Wednesday, February 16, 2011

How to Toast your Nuts


It's an adjective. A synonym for crazy, and often a word I use to describe myself.

It's also a noun. It represents many tasty hard-shelled fruits or seeds that grow from various plants.

Hazelnuts are one of them and they have many uses in the culinary world.

Besides being high in monounsaturated (healthy) fats, they are rich in protein, B vitamins, vitamin E and dietary fiber. Bonus!

They pair well with chocolate, like in Nutella or praline truffles, and can be served with fish, like in a Spanish Romesco sauce.

Most of the flavour of nuts comes from the fatty acids in their oils and from browning reactions that produce toasted notes.

Want to know how to make your nuts taste great? Suuuure you do.

The high oil content of nuts makes them suitable to dry cooking methods, such as toasting or roasting, which brings out their flavours and promotes Maillard browning (a really delicious reaction between proteins and sugars). Toast your nuts for recipes like drop cookies, biscotti & brownies for more complexity and richness.

To toast hazelnuts, place them in a dry frying pan over medium-low heat and shake the pan frequently until they are fragrant and darken in colour slightly, about 8 minutes. Alternatively, you can place them on a dry baking tray and bake them at 350 degrees F, shaking the tray frequently, until browned, crisp and toasty-smelling, about 6-8 minutes. Make sure to keep an eye on them so they do not burn.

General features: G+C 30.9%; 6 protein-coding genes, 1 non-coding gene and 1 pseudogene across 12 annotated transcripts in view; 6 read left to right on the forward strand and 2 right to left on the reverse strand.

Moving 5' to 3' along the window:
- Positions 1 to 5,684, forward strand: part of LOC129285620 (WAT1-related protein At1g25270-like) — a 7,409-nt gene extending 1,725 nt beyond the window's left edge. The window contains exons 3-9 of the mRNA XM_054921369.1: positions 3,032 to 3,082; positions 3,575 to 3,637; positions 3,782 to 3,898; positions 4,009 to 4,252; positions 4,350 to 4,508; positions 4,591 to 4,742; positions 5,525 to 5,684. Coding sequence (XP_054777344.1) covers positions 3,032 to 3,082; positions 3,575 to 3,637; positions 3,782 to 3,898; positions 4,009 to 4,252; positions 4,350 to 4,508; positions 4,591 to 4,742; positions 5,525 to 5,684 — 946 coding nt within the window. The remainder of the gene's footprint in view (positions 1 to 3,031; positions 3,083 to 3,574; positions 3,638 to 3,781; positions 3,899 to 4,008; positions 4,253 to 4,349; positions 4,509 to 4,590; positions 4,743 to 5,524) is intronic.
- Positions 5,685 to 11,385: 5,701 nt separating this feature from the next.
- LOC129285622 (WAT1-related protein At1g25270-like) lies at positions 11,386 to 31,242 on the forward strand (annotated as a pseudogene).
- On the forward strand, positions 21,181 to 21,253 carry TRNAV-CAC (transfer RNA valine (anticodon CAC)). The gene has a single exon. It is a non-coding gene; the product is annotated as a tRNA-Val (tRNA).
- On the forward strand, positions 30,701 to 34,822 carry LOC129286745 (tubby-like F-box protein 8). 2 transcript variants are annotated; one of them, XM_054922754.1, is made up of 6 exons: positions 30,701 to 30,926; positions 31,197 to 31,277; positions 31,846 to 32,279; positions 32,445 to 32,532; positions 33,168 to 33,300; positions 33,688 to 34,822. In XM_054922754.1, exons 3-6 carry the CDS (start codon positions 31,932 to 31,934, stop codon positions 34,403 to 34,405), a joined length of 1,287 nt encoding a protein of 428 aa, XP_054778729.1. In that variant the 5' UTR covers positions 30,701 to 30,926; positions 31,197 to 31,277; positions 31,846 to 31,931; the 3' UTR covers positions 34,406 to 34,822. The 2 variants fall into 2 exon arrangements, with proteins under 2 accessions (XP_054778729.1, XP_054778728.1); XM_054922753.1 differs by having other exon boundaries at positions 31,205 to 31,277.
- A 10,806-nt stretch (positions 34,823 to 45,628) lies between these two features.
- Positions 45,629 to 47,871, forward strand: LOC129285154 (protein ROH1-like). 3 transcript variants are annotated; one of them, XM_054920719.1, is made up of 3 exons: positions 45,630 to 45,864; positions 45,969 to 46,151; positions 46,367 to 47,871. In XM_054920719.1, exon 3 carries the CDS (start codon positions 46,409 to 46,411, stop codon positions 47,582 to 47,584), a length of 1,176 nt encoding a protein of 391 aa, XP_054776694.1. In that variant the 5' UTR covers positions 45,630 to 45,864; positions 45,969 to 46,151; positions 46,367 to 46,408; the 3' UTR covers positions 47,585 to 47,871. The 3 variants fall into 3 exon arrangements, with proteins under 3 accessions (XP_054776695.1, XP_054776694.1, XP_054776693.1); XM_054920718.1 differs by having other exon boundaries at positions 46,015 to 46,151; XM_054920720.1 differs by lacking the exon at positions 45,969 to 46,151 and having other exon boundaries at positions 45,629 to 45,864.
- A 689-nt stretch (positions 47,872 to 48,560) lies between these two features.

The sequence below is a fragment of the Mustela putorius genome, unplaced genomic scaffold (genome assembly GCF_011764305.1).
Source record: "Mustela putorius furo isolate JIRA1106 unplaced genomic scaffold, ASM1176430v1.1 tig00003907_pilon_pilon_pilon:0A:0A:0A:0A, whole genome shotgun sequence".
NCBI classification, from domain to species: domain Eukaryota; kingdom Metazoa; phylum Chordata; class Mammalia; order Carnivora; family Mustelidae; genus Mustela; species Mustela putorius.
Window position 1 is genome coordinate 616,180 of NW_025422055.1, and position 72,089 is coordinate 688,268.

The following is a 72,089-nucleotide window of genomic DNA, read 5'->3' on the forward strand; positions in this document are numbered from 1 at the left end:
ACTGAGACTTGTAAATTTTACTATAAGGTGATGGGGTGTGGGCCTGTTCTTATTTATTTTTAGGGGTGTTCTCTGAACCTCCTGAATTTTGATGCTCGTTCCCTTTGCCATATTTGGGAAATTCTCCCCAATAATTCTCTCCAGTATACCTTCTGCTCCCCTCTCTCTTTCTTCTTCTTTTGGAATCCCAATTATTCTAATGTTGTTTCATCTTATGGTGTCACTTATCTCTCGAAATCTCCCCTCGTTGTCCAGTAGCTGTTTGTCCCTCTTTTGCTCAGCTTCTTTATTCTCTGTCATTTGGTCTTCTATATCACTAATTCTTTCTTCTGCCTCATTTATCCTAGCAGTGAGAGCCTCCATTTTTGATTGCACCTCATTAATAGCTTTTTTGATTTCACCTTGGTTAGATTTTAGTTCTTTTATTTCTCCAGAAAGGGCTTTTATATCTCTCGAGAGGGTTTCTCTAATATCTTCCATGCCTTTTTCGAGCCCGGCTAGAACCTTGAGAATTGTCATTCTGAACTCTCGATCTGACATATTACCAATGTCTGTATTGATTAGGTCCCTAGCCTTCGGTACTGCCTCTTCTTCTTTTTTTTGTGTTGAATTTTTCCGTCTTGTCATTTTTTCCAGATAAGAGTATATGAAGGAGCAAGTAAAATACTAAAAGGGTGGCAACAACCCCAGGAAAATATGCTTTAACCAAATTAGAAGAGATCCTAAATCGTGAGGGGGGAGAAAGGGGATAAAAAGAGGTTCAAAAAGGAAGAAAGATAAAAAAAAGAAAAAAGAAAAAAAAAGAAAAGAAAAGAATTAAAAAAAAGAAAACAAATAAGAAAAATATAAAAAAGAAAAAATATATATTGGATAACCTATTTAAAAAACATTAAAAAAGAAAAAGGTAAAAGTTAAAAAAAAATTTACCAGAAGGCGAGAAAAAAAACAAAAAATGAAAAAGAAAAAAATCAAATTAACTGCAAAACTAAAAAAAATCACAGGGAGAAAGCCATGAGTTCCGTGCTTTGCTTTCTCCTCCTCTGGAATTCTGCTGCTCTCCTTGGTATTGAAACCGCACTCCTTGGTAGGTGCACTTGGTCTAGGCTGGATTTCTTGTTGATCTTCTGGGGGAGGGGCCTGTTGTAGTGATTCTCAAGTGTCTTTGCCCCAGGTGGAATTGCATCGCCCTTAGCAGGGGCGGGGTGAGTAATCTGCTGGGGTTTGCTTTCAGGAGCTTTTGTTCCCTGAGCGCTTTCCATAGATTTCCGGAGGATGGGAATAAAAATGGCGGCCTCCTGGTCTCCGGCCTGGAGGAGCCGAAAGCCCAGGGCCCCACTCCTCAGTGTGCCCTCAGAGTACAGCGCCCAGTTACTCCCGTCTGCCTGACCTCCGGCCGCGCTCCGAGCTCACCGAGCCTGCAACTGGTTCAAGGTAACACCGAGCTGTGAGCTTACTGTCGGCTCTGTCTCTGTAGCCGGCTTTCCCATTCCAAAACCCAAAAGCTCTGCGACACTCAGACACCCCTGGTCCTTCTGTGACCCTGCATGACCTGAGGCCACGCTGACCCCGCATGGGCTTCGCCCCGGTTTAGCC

Hazelnuts, like most nuts, have a dark, thin brown skin that adheres to the seed or fruit and acts a protective layer. These skins tend to have a bitter/astringent taste and get stuck in your teeth like nobody's business. Luckily they are brittle and paper-like, so they can be removed quite easily. Yay.

Want to know how? I bet you do.

While warm, place hazelnuts in the center of a clean dish cloth, fold the cloth over them, and rub or massage them around with your hands. For the most part you will be left with skinless nuts and a dish towel full of brown flaky stuff. Some nuts skins are stubborn though (figures) so you might not be able to remove all of them. That's ok.

How to store your nuts.

The high oil content of nuts that makes them so tasty also makes them susceptible to staling due to rancidity which is caused by oxidation of fats that produce off-flavours in the presence of heat, light and moisture. So it's best to store nuts (without the shells) in an airtight container in the fridge or freezer. I usually keep mine in the freezer if I've stocked up for a few months.

Nuts lend well to freezing due to their low water content, so there's less risk of damage due to ice crystal formation. The oils, however, also have a tendency to absorb surrounding flavours so it really is important to make sure your container is air-tight.

I hope this post left you feeling very nutty, to say the least. 
Pin It


Post a Comment